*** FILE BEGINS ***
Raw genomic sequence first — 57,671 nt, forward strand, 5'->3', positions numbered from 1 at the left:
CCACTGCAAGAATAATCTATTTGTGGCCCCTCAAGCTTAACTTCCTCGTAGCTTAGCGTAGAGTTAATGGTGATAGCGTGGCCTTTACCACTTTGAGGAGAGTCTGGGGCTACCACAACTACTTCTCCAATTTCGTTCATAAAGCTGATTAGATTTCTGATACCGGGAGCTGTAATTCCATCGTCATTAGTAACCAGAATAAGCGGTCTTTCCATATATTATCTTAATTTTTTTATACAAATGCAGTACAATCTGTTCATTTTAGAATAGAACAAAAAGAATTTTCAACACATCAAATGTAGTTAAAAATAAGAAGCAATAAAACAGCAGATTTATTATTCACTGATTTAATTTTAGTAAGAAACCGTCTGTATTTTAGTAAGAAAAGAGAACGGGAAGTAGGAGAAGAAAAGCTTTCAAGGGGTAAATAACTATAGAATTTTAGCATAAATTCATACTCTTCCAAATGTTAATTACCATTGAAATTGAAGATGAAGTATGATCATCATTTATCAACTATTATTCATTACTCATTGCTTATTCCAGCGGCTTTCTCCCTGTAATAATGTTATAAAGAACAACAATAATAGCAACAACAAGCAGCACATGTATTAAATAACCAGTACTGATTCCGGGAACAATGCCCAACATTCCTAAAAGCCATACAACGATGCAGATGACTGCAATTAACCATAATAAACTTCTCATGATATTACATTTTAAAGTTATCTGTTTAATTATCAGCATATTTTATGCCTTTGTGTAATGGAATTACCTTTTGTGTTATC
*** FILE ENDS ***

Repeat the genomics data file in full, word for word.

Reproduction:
Raw genomic sequence first — 57,671 nt, forward strand, 5'->3', positions numbered from 1 at the left:
CCACTGCAAGAATAATCTATTTGTGGCCCCTCAAGCTTAACTTCCTCGTAGCTTAGCGTAGAGTTAATGGTGATAGCGTGGCCTTTACCACTTTGAGGAGAGTCTGGGGCTACCACAACTACTTCTCCAATTTCGTTCATAAAGCTGATTAGATTTCTGATACCGGGAGCTGTAATTCCATCGTCATTAGTAACCAGAATAAGCGGTCTTTCCATATATTATCTTAATTTTTTTATACAAATGCAGTACAATCTGTTCATTTTAGAATAGAACAAAAAGAATTTTCAACACATCAAATGTAGTTAAAAATAAGAAGCAATAAAACAGCAGATTTATTATTCACTGATTTAATTTTAGTAAGAAACCGTCTGTATTTTAGTAAGAAAAGAGAACGGGAAGTAGGAGAAGAAAAGCTTTCAAGGGGTAAATAACTATAGAATTTTAGCATAAATTCATACTCTTCCAAATGTTAATTACCATTGAAATTGAAGATGAAGTATGATCATCATTTATCAACTATTATTCATTACTCATTGCTTATTCCAGCGGCTTTCTCCCTGTAATAATGTTATAAAGAACAACAATAATAGCAACAACAAGCAGCACATGTATTAAATAACCAGTACTGATTCCGGGAACAATGCCCAACATTCCTAAAAGCCATACAACGATGCAGATGACTGCAATTAACCATAATAAACTTCTCATGATATTACATTTTAAAGTTATCTGTTTAATTATCAGCATATTTTATGCCTTTGTGTAATGGAATTACCTTTTGTGTTATC